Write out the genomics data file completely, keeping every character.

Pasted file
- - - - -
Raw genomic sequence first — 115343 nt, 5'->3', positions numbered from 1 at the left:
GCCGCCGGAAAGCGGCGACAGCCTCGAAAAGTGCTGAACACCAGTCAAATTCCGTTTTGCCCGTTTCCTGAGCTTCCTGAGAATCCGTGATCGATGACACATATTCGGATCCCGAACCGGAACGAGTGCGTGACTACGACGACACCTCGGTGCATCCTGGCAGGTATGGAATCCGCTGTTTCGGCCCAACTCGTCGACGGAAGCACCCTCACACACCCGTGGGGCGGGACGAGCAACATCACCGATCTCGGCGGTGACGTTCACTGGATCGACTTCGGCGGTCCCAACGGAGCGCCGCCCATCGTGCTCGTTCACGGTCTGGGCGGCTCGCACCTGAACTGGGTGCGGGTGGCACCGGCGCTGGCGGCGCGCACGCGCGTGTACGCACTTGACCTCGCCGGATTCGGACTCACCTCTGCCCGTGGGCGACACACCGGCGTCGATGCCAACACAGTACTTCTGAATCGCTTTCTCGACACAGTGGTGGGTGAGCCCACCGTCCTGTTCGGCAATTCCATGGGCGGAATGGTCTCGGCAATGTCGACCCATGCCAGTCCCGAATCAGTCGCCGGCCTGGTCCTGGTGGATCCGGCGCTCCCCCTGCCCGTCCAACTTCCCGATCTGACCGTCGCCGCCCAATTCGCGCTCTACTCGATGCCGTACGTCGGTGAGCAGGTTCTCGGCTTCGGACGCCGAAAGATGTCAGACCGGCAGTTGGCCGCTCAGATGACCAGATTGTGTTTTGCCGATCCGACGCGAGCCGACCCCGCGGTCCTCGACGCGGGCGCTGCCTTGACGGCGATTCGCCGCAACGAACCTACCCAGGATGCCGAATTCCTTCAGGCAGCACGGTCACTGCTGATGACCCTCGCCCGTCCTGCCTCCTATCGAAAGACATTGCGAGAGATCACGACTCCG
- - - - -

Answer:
Raw genomic sequence first — 115343 nt, 5'->3', positions numbered from 1 at the left:
GCCGCCGGAAAGCGGCGACAGCCTCGAAAAGTGCTGAACACCAGTCAAATTCCGTTTTGCCCGTTTCCTGAGCTTCCTGAGAATCCGTGATCGATGACACATATTCGGATCCCGAACCGGAACGAGTGCGTGACTACGACGACACCTCGGTGCATCCTGGCAGGTATGGAATCCGCTGTTTCGGCCCAACTCGTCGACGGAAGCACCCTCACACACCCGTGGGGCGGGACGAGCAACATCACCGATCTCGGCGGTGACGTTCACTGGATCGACTTCGGCGGTCCCAACGGAGCGCCGCCCATCGTGCTCGTTCACGGTCTGGGCGGCTCGCACCTGAACTGGGTGCGGGTGGCACCGGCGCTGGCGGCGCGCACGCGCGTGTACGCACTTGACCTCGCCGGATTCGGACTCACCTCTGCCCGTGGGCGACACACCGGCGTCGATGCCAACACAGTACTTCTGAATCGCTTTCTCGACACAGTGGTGGGTGAGCCCACCGTCCTGTTCGGCAATTCCATGGGCGGAATGGTCTCGGCAATGTCGACCCATGCCAGTCCCGAATCAGTCGCCGGCCTGGTCCTGGTGGATCCGGCGCTCCCCCTGCCCGTCCAACTTCCCGATCTGACCGTCGCCGCCCAATTCGCGCTCTACTCGATGCCGTACGTCGGTGAGCAGGTTCTCGGCTTCGGACGCCGAAAGATGTCAGACCGGCAGTTGGCCGCTCAGATGACCAGATTGTGTTTTGCCGATCCGACGCGAGCCGACCCCGCGGTCCTCGACGCGGGCGCTGCCTTGACGGCGATTCGCCGCAACGAACCTACCCAGGATGCCGAATTCCTTCAGGCAGCACGGTCACTGCTGATGACCCTCGCCCGTCCTGCCTCCTATCGAAAGACATTGCGAGAGATCACGACTCCG